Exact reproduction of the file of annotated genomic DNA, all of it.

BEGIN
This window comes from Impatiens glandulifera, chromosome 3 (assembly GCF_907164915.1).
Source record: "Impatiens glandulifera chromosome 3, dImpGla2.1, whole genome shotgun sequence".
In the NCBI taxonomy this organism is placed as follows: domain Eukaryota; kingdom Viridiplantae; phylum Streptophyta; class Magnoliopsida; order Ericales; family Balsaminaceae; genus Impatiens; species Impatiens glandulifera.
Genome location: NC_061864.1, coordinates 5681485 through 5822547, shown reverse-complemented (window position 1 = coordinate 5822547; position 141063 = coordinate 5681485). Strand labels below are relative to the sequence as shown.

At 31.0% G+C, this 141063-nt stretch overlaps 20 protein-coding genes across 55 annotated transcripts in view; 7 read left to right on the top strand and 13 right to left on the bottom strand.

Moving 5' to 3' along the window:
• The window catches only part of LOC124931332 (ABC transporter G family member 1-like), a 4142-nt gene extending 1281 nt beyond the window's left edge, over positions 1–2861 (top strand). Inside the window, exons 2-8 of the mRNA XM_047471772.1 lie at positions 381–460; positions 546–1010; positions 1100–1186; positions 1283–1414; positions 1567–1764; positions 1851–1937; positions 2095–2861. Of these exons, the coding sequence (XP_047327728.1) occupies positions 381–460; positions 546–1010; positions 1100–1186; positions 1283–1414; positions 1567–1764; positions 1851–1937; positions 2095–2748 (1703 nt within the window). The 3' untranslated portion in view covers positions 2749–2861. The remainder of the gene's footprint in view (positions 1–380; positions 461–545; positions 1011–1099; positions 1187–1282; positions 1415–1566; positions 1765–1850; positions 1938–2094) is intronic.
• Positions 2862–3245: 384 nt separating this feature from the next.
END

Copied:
This window comes from Impatiens glandulifera, chromosome 3 (assembly GCF_907164915.1).
Source record: "Impatiens glandulifera chromosome 3, dImpGla2.1, whole genome shotgun sequence".
In the NCBI taxonomy this organism is placed as follows: domain Eukaryota; kingdom Viridiplantae; phylum Streptophyta; class Magnoliopsida; order Ericales; family Balsaminaceae; genus Impatiens; species Impatiens glandulifera.
Genome location: NC_061864.1, coordinates 5681485 through 5822547, shown reverse-complemented (window position 1 = coordinate 5822547; position 141063 = coordinate 5681485). Strand labels below are relative to the sequence as shown.

At 31.0% G+C, this 141063-nt stretch overlaps 20 protein-coding genes across 55 annotated transcripts in view; 7 read left to right on the top strand and 13 right to left on the bottom strand.

Moving 5' to 3' along the window:
• The window catches only part of LOC124931332 (ABC transporter G family member 1-like), a 4142-nt gene extending 1281 nt beyond the window's left edge, over positions 1–2861 (top strand). Inside the window, exons 2-8 of the mRNA XM_047471772.1 lie at positions 381–460; positions 546–1010; positions 1100–1186; positions 1283–1414; positions 1567–1764; positions 1851–1937; positions 2095–2861. Of these exons, the coding sequence (XP_047327728.1) occupies positions 381–460; positions 546–1010; positions 1100–1186; positions 1283–1414; positions 1567–1764; positions 1851–1937; positions 2095–2748 (1703 nt within the window). The 3' untranslated portion in view covers positions 2749–2861. The remainder of the gene's footprint in view (positions 1–380; positions 461–545; positions 1011–1099; positions 1187–1282; positions 1415–1566; positions 1765–1850; positions 1938–2094) is intronic.
• Positions 2862–3245: 384 nt separating this feature from the next.